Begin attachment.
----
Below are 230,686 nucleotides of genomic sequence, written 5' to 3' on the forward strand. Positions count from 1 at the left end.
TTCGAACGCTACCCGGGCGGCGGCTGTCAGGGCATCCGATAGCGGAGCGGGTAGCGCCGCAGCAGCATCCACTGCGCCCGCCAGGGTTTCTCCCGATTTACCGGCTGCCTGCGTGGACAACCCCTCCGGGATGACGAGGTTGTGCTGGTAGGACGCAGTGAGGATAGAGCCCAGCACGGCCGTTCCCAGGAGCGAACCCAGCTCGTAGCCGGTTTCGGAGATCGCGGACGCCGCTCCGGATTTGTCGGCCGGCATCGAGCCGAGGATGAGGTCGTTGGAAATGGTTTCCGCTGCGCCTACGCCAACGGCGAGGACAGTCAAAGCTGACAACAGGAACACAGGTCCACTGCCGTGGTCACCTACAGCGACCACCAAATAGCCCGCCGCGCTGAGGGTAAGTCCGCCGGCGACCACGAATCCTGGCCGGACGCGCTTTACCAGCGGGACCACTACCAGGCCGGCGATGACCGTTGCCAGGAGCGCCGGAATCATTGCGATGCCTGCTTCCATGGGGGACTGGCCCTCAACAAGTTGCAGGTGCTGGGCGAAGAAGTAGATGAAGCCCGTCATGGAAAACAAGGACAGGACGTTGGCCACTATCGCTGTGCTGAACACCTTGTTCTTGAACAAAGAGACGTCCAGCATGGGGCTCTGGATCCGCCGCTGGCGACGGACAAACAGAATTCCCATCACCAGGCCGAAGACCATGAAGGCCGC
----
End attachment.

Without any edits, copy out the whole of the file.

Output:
Below are 230,686 nucleotides of genomic sequence, written 5' to 3' on the forward strand. Positions count from 1 at the left end.
TTCGAACGCTACCCGGGCGGCGGCTGTCAGGGCATCCGATAGCGGAGCGGGTAGCGCCGCAGCAGCATCCACTGCGCCCGCCAGGGTTTCTCCCGATTTACCGGCTGCCTGCGTGGACAACCCCTCCGGGATGACGAGGTTGTGCTGGTAGGACGCAGTGAGGATAGAGCCCAGCACGGCCGTTCCCAGGAGCGAACCCAGCTCGTAGCCGGTTTCGGAGATCGCGGACGCCGCTCCGGATTTGTCGGCCGGCATCGAGCCGAGGATGAGGTCGTTGGAAATGGTTTCCGCTGCGCCTACGCCAACGGCGAGGACAGTCAAAGCTGACAACAGGAACACAGGTCCACTGCCGTGGTCACCTACAGCGACCACCAAATAGCCCGCCGCGCTGAGGGTAAGTCCGCCGGCGACCACGAATCCTGGCCGGACGCGCTTTACCAGCGGGACCACTACCAGGCCGGCGATGACCGTTGCCAGGAGCGCCGGAATCATTGCGATGCCTGCTTCCATGGGGGACTGGCCCTCAACAAGTTGCAGGTGCTGGGCGAAGAAGTAGATGAAGCCCGTCATGGAAAACAAGGACAGGACGTTGGCCACTATCGCTGTGCTGAACACCTTGTTCTTGAACAAAGAGACGTCCAGCATGGGGCTCTGGATCCGCCGCTGGCGACGGACAAACAGAATTCCCATCACCAGGCCGAAGACCATGAAGGCCGC